Admission

2013

Comedy / Drama / Romance

Admission (2013) download yts

Synopsis


Added By: Kaiac
Downloaded 125,987 times
May 24, 2016 at 7:50 PM

Director

Cast

Paul Rudd as John Pressman
Tina Fey as Portia Nathan
Nat Wolff as Jeremiah
720p 1080p
809.95 MB
1280*720
PG-13
23.976 fps
12hr 0 min
P/S Unknown
1.64 GB
1920*1080
PG-13
23.976 fps
12hr 0 min
P/S Unknown

Movie Reviews

Reviewed by Avid Climber 6 / 10

Not a Whole Lot of Laughs

Admission will make any Tina Fey fan very happy. She's at her best, displaying her very unique style of comedy so well, that you'd think she wrote the script. Paul Rudd might not be at his greatest but he definitively plays his role well. Wallace Shawn is excellent as the dean of admission with just the right tone. Lily Tomlin is also very good, as a very unique mother.

Nice humor, nice pace, good ideas, and just a little silly.

The main drawback is that at time, it feels a bit light. Some of the plot items could have been delved a little more to get a better perspective.

Overall, it's nice entertainment.

Reviewed by John DeSando 5 / 10

I admit I liked Admission.

The amusing Admission is the first successful comedy of the year and a reasonable look at the admission process for an elite college--Princeton. Tina Fey as Portia and Paul Rudd as John turn in pleasant performances as an admissions executive and a progressive school teacher respectively. Rudd is amiable here and usually successful in his film career, while Fey's efforts up to now have been mediocre (Date Night, Baby Mama).

As an Alumni Admissions interviewer for over 30 years at Georgetown University, I find much of the story ringing true from the overachieving candidates nurtured by ambitious parents to the underachieving but brilliant and risky individualists. Portia must struggle with the boxed-in role of continuing the Princeton tradition (read stereotypes) or breaking away to push for a student who calls himself an "autodidact" with low grades but perfect scores on achievement tests for courses he never took.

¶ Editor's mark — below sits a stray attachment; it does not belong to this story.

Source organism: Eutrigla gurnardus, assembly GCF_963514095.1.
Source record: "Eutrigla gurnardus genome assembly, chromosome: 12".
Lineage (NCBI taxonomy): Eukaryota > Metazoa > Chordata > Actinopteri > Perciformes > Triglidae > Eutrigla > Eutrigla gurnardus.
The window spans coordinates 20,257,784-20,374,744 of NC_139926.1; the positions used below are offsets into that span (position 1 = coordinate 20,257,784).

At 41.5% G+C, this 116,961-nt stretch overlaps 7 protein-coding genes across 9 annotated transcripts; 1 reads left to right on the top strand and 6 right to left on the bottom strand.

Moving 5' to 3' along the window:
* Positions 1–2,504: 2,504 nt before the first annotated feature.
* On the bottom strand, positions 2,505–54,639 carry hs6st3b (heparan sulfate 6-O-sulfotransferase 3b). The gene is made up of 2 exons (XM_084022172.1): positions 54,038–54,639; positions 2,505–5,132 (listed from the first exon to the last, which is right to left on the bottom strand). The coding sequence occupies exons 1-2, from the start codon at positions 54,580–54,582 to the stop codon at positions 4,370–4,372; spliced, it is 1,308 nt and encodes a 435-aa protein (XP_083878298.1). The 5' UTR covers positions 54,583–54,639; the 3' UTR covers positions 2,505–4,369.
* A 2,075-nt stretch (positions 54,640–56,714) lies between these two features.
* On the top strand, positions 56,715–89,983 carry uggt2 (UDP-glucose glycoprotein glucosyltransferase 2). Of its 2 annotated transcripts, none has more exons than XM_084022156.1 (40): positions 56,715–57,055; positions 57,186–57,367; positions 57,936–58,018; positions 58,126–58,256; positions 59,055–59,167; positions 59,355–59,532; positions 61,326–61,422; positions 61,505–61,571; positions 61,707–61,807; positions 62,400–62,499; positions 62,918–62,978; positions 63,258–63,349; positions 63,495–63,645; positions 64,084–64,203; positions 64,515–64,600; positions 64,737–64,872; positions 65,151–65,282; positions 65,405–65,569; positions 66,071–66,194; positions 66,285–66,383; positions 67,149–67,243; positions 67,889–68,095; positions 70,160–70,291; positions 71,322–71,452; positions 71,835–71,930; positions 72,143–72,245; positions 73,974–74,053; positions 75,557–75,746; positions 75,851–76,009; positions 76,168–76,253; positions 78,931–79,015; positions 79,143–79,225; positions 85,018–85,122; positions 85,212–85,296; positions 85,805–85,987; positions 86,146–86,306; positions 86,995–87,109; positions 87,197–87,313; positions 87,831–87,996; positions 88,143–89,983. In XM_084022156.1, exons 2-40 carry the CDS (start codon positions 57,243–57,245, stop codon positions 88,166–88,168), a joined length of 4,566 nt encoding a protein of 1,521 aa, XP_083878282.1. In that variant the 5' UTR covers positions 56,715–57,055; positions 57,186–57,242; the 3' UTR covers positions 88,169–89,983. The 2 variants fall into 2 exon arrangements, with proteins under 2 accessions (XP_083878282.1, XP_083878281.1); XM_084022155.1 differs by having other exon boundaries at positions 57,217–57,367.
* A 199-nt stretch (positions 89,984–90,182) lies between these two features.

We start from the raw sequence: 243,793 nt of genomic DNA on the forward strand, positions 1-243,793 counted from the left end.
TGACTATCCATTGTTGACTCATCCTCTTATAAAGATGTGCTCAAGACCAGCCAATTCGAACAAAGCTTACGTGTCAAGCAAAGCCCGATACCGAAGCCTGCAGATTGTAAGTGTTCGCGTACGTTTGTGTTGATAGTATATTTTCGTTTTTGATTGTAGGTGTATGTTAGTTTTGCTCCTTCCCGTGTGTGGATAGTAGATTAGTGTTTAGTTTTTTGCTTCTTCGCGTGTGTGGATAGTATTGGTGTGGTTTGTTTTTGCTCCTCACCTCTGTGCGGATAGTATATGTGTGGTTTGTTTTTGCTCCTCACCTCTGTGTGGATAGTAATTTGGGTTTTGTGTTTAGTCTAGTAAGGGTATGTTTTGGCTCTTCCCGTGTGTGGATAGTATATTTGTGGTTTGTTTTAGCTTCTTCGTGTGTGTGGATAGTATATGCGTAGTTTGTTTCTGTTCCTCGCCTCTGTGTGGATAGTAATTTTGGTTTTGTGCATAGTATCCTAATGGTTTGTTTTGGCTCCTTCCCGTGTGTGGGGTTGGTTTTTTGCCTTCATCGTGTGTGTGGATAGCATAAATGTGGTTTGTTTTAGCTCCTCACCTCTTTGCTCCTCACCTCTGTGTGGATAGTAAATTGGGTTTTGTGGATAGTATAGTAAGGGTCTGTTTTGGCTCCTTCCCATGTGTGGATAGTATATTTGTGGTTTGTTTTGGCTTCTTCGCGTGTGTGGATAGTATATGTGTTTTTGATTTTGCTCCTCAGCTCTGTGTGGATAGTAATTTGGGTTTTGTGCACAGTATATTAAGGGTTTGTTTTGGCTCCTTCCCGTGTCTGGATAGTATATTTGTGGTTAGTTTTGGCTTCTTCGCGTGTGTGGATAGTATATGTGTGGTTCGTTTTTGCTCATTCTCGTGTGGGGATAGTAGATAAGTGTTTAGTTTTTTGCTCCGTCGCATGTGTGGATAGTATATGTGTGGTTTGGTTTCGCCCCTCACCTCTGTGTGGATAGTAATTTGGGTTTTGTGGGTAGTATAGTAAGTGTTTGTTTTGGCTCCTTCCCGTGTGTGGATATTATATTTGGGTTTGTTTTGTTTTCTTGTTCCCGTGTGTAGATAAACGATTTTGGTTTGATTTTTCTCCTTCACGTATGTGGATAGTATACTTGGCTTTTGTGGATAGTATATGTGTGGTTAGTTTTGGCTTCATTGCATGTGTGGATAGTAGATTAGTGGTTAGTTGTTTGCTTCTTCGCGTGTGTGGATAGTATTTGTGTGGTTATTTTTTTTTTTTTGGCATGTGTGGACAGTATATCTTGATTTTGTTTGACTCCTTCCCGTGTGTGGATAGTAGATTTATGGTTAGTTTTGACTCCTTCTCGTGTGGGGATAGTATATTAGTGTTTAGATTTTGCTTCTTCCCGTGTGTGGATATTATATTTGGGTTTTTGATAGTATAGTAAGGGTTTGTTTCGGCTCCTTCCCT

Amid the plot's fierce applicant battle for a slot, Portia and John dance to the usual romantic formula of disliking each other to . . . Well, you know the drill. However, it's their reactions to the admission process that provide the authentic tension as he has developed students with independent minds, and she is used to the cookie-cutter candidates who lack the passion of those independents.

Director Paul Weitz knows something about family dynamics and children with his About a Boy, In Good Company, and Little Fockers among the more obvious examples. Signing up Lily Tomlin to play Portia's feminist mom was inspired; like the ubiquitous aging Alan Arkin, Tomlin should now have plenty of work.

Admission requires no small amount of sympathy for the messy business of growing up and getting ahead—Weitz navigates the vagaries of family ambition well. If the double-meaning of the title seems too precious to you, don't worry, the rest of the story is almost unambiguous.

Although Admission is mostly about applicants to an upper-tier college, it also poses the unethical means some might employ to gain entrance. Even Portia is not blameless, a touch I found in the film's favor while it deals with the unreal segment of our population smart enough to be considered for admission.

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